Can Cognitive Behavioral Therapy Help Insomnia?

Asian Woman sleeping in bed

Publish date

Sep 8, 2021

Post Author

Healthy U Behavioral Health


If you’re struggling with sleep and haven’t found any solutions, you may be wondering if there are any effective strategies you could use. Insomnia is a common sleep disorder that can make it feel impossible to sleep at times. It can even make it hard to stay asleep or cause you to wake up too early and not be able to get back to sleep. Cognitive-behavioral therapy for insomnia can be an effective treatment for chronic sleep problems and is usually recommended as the first line of treatment. The issues that come with insomnia are far beyond your average sleepless nights.

It can be hard to find adequate solutions from the internet or your family and friends. You may have heard many potential solutions before, such as avoiding caffeine or electronic devices when it’s close to bedtime so that you get to spend more time in bed. Although some of these techniques may work, CBTi can be a more thorough solution that includes relaxation strategies and mindfulness techniques.

CBTi has shown some great results when used to help with insomnia, and it’s often used as the first line of treatment. Unfortunately, there aren’t tons of specially trained clinicians in this therapy. There are great alternatives to virtual CBTi that can help you and your insomnia. The strategies created by professionals may not guarantee success, but they give you a real chance of getting quality sleep.

How Does It Work?

The cognitive portion of CBTi teaches you to understand and change beliefs that affect your ability to sleep. This type of therapy can help you get rid of or control negative thoughts and worries that keep you awake. The behavioral part of CBTi helps with developing good sleep habits and avoid behaviors that keep you from sleeping well. Whatever techniques are proposed will be specific to the patient. Some methods, like stimulus control therapy, remove factors that condition your mind to resist sleep.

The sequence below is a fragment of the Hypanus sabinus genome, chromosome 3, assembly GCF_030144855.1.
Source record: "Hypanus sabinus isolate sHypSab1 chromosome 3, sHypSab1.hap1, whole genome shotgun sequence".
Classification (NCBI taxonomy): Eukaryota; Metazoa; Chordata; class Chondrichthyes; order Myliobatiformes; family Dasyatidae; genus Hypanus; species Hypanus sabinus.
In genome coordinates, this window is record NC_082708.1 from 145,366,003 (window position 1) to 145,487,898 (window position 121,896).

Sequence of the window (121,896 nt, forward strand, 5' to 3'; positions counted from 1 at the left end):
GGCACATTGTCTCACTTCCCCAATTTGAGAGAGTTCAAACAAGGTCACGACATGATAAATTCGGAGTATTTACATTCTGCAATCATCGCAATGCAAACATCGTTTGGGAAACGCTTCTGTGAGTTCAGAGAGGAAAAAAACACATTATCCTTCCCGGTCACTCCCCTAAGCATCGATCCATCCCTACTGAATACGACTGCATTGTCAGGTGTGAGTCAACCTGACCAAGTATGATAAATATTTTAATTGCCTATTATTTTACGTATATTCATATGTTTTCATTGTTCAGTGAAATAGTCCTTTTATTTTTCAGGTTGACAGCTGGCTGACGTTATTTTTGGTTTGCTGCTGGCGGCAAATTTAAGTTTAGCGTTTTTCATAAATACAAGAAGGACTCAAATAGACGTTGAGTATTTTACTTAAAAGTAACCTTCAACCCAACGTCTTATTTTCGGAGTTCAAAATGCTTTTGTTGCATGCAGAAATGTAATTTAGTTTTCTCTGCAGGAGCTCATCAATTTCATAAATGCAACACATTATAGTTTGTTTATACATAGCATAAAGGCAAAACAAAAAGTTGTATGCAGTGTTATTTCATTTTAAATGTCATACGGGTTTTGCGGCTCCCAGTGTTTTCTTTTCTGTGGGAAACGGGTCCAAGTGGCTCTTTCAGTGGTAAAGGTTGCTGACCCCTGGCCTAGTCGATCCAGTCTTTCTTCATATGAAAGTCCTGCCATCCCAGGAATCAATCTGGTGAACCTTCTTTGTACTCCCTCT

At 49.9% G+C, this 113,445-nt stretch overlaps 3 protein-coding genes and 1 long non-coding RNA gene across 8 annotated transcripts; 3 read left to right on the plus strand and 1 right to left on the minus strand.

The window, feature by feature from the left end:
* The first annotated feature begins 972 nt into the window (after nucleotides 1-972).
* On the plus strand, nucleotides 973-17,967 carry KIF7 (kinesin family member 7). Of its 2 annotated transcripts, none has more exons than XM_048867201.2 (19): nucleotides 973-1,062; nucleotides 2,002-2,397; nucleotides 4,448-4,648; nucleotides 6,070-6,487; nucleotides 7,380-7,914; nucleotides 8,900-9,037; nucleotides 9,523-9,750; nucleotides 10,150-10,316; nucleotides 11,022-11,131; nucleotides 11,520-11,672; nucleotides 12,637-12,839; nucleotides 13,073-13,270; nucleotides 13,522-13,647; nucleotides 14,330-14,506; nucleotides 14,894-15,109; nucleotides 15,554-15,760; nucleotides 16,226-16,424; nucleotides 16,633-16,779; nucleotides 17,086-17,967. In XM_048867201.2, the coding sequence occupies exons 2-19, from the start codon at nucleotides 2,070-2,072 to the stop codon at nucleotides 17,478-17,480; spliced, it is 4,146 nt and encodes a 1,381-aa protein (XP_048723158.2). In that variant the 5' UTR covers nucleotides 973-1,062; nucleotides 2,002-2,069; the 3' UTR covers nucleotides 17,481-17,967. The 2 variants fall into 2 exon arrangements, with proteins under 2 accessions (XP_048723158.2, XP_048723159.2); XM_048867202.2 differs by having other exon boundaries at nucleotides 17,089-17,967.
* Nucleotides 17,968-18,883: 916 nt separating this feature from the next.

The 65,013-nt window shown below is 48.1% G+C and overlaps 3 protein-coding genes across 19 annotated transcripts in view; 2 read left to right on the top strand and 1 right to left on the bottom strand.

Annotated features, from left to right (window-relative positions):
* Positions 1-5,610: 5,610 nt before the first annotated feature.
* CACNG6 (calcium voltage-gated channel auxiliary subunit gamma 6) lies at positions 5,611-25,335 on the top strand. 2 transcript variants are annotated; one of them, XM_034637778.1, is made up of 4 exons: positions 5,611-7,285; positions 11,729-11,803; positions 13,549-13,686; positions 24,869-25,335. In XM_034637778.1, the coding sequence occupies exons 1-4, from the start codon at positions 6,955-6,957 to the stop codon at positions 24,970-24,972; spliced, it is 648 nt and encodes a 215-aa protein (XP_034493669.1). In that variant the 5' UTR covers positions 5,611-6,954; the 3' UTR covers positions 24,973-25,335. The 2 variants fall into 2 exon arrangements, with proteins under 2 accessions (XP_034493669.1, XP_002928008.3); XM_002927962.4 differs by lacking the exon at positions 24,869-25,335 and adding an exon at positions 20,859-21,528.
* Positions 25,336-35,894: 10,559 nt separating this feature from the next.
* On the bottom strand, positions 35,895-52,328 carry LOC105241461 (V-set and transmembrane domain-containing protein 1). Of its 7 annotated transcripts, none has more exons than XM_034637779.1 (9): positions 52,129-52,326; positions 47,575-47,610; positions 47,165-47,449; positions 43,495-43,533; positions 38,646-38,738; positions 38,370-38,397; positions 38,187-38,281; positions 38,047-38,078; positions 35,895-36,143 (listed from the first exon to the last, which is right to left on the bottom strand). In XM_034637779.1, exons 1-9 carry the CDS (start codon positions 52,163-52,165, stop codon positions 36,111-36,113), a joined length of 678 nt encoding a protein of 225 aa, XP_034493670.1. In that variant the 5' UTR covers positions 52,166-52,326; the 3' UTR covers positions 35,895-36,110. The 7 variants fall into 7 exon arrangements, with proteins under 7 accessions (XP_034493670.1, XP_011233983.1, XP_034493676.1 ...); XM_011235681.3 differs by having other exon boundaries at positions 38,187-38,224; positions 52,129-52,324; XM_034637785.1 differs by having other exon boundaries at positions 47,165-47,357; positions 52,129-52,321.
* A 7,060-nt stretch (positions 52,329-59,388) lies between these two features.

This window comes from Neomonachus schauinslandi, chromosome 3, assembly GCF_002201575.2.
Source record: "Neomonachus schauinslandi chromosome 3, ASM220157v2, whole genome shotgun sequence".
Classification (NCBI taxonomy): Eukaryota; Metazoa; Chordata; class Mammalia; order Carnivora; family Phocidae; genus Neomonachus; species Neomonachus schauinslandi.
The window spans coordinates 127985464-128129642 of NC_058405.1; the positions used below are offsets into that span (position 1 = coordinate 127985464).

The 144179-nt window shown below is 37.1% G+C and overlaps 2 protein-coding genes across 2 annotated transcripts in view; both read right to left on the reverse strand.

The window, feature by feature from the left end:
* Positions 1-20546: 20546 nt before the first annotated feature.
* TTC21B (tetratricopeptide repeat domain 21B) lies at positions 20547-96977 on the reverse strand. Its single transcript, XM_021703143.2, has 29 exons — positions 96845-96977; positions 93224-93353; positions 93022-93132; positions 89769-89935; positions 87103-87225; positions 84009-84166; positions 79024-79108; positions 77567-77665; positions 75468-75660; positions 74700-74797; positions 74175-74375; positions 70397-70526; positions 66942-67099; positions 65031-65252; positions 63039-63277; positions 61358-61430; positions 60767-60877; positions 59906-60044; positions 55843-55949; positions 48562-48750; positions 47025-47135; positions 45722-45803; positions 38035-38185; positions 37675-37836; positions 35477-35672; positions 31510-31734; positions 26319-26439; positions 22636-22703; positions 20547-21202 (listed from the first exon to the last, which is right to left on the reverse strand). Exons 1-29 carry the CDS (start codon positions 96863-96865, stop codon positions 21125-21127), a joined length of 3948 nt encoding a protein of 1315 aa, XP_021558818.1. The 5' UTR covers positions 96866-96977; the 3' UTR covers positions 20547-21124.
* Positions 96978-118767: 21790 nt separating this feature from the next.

In some cases, you might be told to set a consistent bedtime and wake time and avoid naps, use the bed only for sleep, and leave the bedroom if you can’t go to sleep within 20 minutes, only returning when you’re sleepy. Too much time in bed when you’re awake can become a habit that leads to poor sleep. This treatment reduces the time you spend in bed, causing partial sleep deprivation, making you more tired the next night. Once your sleep has improved, your time in bed is gradually increased.

In-Person vs. Virtual CBT

In a study from Oxford Academic, three months of virtual CBT was not better or worse than in-person therapy. Overall, virtual-based therapy proved to be just as good in this case, which is surprising, considering that most forms of therapy are more effective when they are in person. Outcomes like increased response rates, daytime functioning, and patient satisfaction show that there is some evidence that CBTi done virtually can work, and the expected response is not less than when compared to CBTi done in person.

This is great news, especially during the pandemic. Virtually therapy for insomnia will continue to evolve to better help patients, as well. CBTi is an effective and safe treatment for insomnia, and by eliminating travel time and distance between healthcare professionals and patients, CBTi can become more accessible.

Although this is good news, many issues exist for patients. People who do not have internet access or a smartphone may still have difficulty accessing appointments by video and may only have access to CBTi on their phones. The uncertainty regarding continued insurance payments for telephone visits may cause further problems for CBTi access. Also, CBTi is not always covered by health insurance plans and is provided predominantly by practitioners that only speak English.

This can be the difference between getting proper sleep or suffering from the consequences of those nights where you couldn’t sleep. Overall, they both have their cons, but it’s worth doing the research to find adequate resources.

Getting the Right Help

Unfortunately, there aren’t many behavioral sleep medicine specialists available, and you may not live near a practitioner. You may have to do some searching to find a trained practitioner or a treatment schedule and type that fit your needs. Cognitive-behavioral therapy for insomnia can benefit just about anyone with sleep problems. CBTi can help people who have primary insomnia and people with physical problems, such as chronic pain, or mental health problems, such as depression and anxiety.

Sleep is a necessity for functioning effectively in life. Insomnia can prevent people from being productive at work and even with their friends and families. Sleep deprivation can also lead to mental health problems like anxiety and depression. This can make something like insomnia even worse, which is why it’s important to begin your attempts to reverse the issue as soon as possible. You may notice while dealing with insomnia that you feel irritable and have an overall lower sense of focus. Luckily, professionals are waiting to help you if you are having trouble or if your insomnia has pushed you to a state of anxiety. Let HealthyU change your life and help you conquer anxiety or depression. We offer plenty of treatment options, like mental health outpatient programs, mental health intensive outpatient programs, and a virtual mental health intensive outpatient program. Contact us today at (619) 542-9542 for information about how we can help you or your loved ones.